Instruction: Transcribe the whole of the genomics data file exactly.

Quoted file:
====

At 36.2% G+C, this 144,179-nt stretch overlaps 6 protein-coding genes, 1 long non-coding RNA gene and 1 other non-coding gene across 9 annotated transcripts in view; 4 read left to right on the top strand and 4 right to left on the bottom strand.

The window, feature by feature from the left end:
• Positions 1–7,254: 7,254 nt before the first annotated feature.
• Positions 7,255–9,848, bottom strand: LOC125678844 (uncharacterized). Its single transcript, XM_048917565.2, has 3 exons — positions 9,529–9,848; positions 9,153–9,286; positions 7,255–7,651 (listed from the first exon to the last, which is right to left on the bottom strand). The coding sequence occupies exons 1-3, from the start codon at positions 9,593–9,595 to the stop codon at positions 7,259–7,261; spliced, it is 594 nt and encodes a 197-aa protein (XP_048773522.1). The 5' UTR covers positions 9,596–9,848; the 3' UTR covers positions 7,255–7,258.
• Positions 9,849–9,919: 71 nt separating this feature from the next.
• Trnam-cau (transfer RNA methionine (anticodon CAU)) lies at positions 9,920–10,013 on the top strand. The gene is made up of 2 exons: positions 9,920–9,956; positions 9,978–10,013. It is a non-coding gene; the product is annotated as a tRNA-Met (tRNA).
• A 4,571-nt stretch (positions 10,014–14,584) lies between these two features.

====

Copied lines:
At 36.2% G+C, this 144,179-nt stretch overlaps 6 protein-coding genes, 1 long non-coding RNA gene and 1 other non-coding gene across 9 annotated transcripts in view; 4 read left to right on the top strand and 4 right to left on the bottom strand.

The window, feature by feature from the left end:
• Positions 1–7,254: 7,254 nt before the first annotated feature.
• Positions 7,255–9,848, bottom strand: LOC125678844 (uncharacterized). Its single transcript, XM_048917565.2, has 3 exons — positions 9,529–9,848; positions 9,153–9,286; positions 7,255–7,651 (listed from the first exon to the last, which is right to left on the bottom strand). The coding sequence occupies exons 1-3, from the start codon at positions 9,593–9,595 to the stop codon at positions 7,259–7,261; spliced, it is 594 nt and encodes a 197-aa protein (XP_048773522.1). The 5' UTR covers positions 9,596–9,848; the 3' UTR covers positions 7,255–7,258.
• Positions 9,849–9,919: 71 nt separating this feature from the next.
• Trnam-cau (transfer RNA methionine (anticodon CAU)) lies at positions 9,920–10,013 on the top strand. The gene is made up of 2 exons: positions 9,920–9,956; positions 9,978–10,013. It is a non-coding gene; the product is annotated as a tRNA-Met (tRNA).
• A 4,571-nt stretch (positions 10,014–14,584) lies between these two features.